‘You want to be inspired, at least I do, a lot of times. To keep a positive focus in your life, and for people it may be another genre of music and that’s fine but for me it’s always been gospel music, but I also try to record songs that people can take something away from, to uplift and inspire and help them make it from one day to the next.’
Martha’s latest recording I Got You is not one of the big club anthems that filled the dance floors in the ’90s but a soaring and uplifting ballad.
‘My manager heard it and he gave me a copy and said, you know â€œListen to itâ€ and when I heard it initially I said â€œI’m not sure, I don’t know if I want to do it.â€ and he said, â€œNo, keep listening to the songâ€, he said â€œthis is the song for you, it has everything in there that you try to capture about people.â€
‘I kept listening and listening and just fell in love with the song because it’s very uplifting and in these particular times that we’re living in everybody’s going through something. Some kind of situation and a lot of time they may not talk about it and sometimes you meet a total stranger and sometimes you’ll tell your problems to a total stranger as opposed to a friend or a family member but in a sense we are still out brothers and sisters keepers. So if we kind of pay attention to people and listen to people and empathise with people and what they’re going through, sometimes you don’t necessarily have to say a word.’
The release is accompanied by a stunning black and white video featuring Wash on a giant auditorium stage backed by a full gospel choir. There was a time however that Wash was told that her fuller figure made her an unmarketable commodity. While her distinctive voice can be heard on major hits for Black Box and C+C Music Factory she was absent from the videos to promote the songs. Wash successfully sued for credit and royalties on many of the songs she had provided vocals for, a move that gained her recognition and her own recording contract.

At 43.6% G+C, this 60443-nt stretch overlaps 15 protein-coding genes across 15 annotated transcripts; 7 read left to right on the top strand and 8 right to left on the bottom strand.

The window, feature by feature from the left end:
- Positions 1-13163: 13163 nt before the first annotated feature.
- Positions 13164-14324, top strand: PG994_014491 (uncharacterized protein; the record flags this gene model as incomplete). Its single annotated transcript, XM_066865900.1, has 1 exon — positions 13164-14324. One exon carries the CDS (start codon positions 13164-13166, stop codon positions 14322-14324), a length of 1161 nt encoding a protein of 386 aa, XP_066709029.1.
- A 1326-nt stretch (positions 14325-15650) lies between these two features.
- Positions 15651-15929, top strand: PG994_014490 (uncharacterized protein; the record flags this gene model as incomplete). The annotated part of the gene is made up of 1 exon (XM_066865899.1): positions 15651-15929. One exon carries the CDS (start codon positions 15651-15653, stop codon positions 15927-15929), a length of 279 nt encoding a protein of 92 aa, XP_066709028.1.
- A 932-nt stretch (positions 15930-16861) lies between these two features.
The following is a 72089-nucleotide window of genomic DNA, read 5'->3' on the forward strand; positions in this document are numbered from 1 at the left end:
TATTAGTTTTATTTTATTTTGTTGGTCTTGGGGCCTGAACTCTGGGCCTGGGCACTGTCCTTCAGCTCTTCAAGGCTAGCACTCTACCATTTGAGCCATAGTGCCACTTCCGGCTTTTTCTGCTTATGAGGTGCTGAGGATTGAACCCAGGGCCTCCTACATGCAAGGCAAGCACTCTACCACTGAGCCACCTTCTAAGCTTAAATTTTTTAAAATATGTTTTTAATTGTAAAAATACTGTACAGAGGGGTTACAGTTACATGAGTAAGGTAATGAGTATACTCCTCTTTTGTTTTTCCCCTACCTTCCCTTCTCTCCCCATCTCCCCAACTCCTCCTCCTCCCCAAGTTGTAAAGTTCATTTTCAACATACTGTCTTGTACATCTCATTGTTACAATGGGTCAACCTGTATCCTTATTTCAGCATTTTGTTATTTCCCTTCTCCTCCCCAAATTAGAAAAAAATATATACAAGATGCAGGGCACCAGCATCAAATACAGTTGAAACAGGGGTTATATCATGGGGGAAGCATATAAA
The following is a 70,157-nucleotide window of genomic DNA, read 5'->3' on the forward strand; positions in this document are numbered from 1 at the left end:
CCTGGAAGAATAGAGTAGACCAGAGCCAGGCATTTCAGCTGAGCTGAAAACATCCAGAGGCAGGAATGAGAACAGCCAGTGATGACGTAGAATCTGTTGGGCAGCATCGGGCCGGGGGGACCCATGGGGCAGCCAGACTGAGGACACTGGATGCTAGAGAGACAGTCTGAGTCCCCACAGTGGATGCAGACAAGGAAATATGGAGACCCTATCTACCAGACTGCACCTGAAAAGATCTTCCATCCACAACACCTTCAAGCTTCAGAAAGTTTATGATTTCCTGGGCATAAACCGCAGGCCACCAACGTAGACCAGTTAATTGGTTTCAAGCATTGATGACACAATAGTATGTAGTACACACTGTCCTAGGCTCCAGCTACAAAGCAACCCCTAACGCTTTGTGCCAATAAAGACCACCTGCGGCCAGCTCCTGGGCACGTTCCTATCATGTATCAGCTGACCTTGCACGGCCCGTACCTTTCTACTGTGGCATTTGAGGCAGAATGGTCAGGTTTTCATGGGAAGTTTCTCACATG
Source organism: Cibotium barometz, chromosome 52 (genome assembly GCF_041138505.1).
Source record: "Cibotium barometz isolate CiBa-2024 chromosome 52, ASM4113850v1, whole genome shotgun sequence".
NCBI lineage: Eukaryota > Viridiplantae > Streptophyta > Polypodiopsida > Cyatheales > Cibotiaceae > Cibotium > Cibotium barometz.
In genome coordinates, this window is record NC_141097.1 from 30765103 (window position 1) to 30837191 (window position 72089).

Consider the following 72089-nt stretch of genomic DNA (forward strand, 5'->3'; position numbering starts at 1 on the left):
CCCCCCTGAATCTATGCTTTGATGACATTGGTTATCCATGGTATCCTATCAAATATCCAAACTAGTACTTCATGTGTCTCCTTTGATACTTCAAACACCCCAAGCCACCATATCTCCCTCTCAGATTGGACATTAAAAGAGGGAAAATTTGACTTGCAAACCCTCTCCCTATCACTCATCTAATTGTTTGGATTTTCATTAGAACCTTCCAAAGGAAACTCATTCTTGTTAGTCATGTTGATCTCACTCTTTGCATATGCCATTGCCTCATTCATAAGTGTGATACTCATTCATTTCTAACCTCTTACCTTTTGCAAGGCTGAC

Twenty years later, Wash feels that the music industry is slowly improving, citing the success of British artist Adele as an example.
‘I think it has gotten better, and the more I talk to interviewers about it the more I realise myself that when we were singing background for Sylvester, at that time you did not see large background singers or large artist out there in the front. You did not see that. So over the last, I’ll say maybe 15 years, it’s gotten better.
‘Adele. She’s a prime example, she’s a great artist, and she’s getting her due, which I think is great, and mine comes in time as well.
Don’t give up, whatever it is, just because the media is focused so much on â€œthe lookâ€, â€œthe soundâ€, doesn’t mean that you can’t be successful as well.
A constant favourite in the gay scene Wash has travelled the world, including a trip to Perth in the late ’90′s. She’s performed at many different Pride festivals. When asked how one city compares to another Wash breaks out in an enormous laugh,
‘I’m so used to people saying â€œWell we would love you to come and perform for us, but we have to talk to our committee, and we’ll get back to you in about weekâ€ and I say, â€œOK, fine.â€ It’s always, first the committee.
‘But I have to say it seems like there are more cities, that the cities themselves are getting involved in the gay pride organisations. Because, and as it should be, the gay community is part of the city as well.’
There are constant themes throughout Wash’s work she sings songs about hope, community and resilience. They’re qualities that are found not just in her songs, but in her attitude to life as well. With a new album on the horizon and her memoirs on the way, Martha Wash is not leaving the dance floor soon.